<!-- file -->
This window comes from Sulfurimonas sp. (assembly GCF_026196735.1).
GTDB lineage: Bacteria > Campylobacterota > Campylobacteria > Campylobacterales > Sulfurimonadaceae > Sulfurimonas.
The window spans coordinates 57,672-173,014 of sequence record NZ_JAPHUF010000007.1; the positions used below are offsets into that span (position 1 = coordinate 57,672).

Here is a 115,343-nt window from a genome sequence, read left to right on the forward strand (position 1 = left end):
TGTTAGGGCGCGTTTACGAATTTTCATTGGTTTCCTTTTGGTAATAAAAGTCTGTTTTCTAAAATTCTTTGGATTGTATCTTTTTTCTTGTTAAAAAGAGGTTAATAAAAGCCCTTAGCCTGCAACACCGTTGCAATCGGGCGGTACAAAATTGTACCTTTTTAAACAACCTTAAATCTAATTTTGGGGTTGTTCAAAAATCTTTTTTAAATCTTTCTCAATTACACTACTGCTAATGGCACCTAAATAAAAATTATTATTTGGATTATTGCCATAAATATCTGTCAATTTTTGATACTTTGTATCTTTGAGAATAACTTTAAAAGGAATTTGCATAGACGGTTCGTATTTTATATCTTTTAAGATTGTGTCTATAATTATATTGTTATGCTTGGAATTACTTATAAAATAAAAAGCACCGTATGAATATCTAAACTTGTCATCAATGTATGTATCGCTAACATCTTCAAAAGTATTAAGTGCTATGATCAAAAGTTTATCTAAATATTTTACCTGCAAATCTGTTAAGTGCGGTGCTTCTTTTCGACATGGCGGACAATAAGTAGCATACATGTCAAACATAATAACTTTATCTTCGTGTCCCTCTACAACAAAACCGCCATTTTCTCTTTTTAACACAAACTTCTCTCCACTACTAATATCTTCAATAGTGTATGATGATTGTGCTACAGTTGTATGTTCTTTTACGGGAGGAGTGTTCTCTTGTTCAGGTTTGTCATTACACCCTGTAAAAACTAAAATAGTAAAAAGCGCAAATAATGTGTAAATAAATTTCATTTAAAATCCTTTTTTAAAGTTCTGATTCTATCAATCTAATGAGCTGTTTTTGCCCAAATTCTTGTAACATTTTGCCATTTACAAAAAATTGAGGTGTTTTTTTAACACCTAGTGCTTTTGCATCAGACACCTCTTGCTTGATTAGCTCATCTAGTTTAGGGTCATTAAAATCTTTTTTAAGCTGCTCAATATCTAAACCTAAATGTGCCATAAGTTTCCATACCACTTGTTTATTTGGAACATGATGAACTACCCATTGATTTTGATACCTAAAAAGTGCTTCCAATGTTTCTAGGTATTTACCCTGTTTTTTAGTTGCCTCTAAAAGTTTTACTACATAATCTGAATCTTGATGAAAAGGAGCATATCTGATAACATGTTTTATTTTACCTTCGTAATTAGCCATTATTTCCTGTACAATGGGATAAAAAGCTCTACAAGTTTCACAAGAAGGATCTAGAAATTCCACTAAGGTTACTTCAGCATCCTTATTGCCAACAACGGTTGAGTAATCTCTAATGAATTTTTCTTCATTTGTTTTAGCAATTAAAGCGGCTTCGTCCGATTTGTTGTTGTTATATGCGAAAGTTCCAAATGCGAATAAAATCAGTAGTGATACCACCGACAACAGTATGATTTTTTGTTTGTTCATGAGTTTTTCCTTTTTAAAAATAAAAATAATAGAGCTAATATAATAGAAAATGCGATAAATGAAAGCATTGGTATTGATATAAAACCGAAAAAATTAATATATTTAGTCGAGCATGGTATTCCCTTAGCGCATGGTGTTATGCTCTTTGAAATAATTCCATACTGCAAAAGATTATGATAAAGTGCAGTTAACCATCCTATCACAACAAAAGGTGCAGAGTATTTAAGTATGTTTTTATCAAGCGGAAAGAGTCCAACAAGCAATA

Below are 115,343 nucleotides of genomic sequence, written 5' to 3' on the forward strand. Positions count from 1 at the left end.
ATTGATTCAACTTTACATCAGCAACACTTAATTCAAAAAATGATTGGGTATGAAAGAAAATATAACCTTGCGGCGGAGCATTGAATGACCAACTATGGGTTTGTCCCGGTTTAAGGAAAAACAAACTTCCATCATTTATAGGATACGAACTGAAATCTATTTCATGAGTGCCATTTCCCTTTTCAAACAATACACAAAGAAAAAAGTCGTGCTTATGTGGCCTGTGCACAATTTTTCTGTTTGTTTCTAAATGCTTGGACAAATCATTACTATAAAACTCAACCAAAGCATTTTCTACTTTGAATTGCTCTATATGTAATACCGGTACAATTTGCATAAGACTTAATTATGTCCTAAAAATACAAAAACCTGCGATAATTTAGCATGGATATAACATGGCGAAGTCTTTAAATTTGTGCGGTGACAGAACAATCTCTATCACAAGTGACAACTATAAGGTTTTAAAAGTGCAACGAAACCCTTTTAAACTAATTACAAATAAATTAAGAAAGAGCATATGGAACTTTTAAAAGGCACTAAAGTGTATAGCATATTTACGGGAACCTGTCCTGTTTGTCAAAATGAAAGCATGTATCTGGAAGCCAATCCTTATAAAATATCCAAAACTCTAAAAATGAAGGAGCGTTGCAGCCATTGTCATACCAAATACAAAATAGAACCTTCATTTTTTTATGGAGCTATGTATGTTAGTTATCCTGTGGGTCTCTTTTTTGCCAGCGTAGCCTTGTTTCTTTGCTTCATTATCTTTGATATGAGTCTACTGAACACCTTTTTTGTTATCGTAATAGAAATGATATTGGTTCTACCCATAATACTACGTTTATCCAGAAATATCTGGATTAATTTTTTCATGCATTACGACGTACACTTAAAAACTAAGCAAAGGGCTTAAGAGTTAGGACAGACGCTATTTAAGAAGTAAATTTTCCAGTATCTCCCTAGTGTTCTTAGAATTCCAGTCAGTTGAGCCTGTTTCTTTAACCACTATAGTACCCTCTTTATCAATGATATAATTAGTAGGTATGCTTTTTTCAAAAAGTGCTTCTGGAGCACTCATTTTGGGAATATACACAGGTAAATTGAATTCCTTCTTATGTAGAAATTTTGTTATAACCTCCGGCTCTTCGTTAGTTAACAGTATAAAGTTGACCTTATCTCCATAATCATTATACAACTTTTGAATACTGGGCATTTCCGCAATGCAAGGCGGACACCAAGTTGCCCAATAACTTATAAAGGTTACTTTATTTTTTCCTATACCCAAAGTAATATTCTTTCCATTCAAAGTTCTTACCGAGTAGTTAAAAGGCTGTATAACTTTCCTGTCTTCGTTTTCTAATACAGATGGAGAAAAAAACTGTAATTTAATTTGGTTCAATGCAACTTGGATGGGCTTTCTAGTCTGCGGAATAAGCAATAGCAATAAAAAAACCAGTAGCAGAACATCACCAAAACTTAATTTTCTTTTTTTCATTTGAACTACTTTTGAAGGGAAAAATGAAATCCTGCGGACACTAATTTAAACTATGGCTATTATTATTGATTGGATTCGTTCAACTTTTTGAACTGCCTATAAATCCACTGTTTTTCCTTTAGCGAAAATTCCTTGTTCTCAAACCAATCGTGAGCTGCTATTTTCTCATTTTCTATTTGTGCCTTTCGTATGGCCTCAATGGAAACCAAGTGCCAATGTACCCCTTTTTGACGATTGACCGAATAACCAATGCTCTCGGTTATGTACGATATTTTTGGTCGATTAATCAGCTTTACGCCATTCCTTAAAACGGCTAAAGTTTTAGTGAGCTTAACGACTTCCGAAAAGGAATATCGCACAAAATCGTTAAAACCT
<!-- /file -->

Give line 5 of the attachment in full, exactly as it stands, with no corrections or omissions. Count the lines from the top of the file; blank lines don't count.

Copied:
TGTTAGGGCGCGTTTACGAATTTTCATTGGTTTCCTTTTGGTAATAAAAGTCTGTTTTCTAAAATTCTTTGGATTGTATCTTTTTTCTTGTTAAAAAGAGGTTAATAAAAGCCCTTAGCCTGCAACACCGTTGCAATCGGGCGGTACAAAATTGTACCTTTTTAAACAACCTTAAATCTAATTTTGGGGTTGTTCAAAAATCTTTTTTAAATCTTTCTCAATTACACTACTGCTAATGGCACCTAAATAAAAATTATTATTTGGATTATTGCCATAAATATCTGTCAATTTTTGATACTTTGTATCTTTGAGAATAACTTTAAAAGGAATTTGCATAGACGGTTCGTATTTTATATCTTTTAAGATTGTGTCTATAATTATATTGTTATGCTTGGAATTACTTATAAAATAAAAAGCACCGTATGAATATCTAAACTTGTCATCAATGTATGTATCGCTAACATCTTCAAAAGTATTAAGTGCTATGATCAAAAGTTTATCTAAATATTTTACCTGCAAATCTGTTAAGTGCGGTGCTTCTTTTCGACATGGCGGACAATAAGTAGCATACATGTCAAACATAATAACTTTATCTTCGTGTCCCTCTACAACAAAACCGCCATTTTCTCTTTTTAACACAAACTTCTCTCCACTACTAATATCTTCAATAGTGTATGATGATTGTGCTACAGTTGTATGTTCTTTTACGGGAGGAGTGTTCTCTTGTTCAGGTTTGTCATTACACCCTGTAAAAACTAAAATAGTAAAAAGCGCAAATAATGTGTAAATAAATTTCATTTAAAATCCTTTTTTAAAGTTCTGATTCTATCAATCTAATGAGCTGTTTTTGCCCAAATTCTTGTAACATTTTGCCATTTACAAAAAATTGAGGTGTTTTTTTAACACCTAGTGCTTTTGCATCAGACACCTCTTGCTTGATTAGCTCATCTAGTTTAGGGTCATTAAAATCTTTTTTAAGCTGCTCAATATCTAAACCTAAATGTGCCATAAGTTTCCATACCACTTGTTTATTTGGAACATGATGAACTACCCATTGATTTTGATACCTAAAAAGTGCTTCCAATGTTTCTAGGTATTTACCCTGTTTTTTAGTTGCCTCTAAAAGTTTTACTACATAATCTGAATCTTGATGAAAAGGAGCATATCTGATAACATGTTTTATTTTACCTTCGTAATTAGCCATTATTTCCTGTACAATGGGATAAAAAGCTCTACAAGTTTCACAAGAAGGATCTAGAAATTCCACTAAGGTTACTTCAGCATCCTTATTGCCAACAACGGTTGAGTAATCTCTAATGAATTTTTCTTCATTTGTTTTAGCAATTAAAGCGGCTTCGTCCGATTTGTTGTTGTTATATGCGAAAGTTCCAAATGCGAATAAAATCAGTAGTGATACCACCGACAACAGTATGATTTTTTGTTTGTTCATGAGTTTTTCCTTTTTAAAAATAAAAATAATAGAGCTAATATAATAGAAAATGCGATAAATGAAAGCATTGGTATTGATATAAAACCGAAAAAATTAATATATTTAGTCGAGCATGGTATTCCCTTAGCGCATGGTGTTATGCTCTTTGAAATAATTCCATACTGCAAAAGATTATGATAAAGTGCAGTTAACCATCCTATCACAACAAAAGGTGCAGAGTATTTAAGTATGTTTTTATCAAGCGGAAAGAGTCCAACAAGCAATA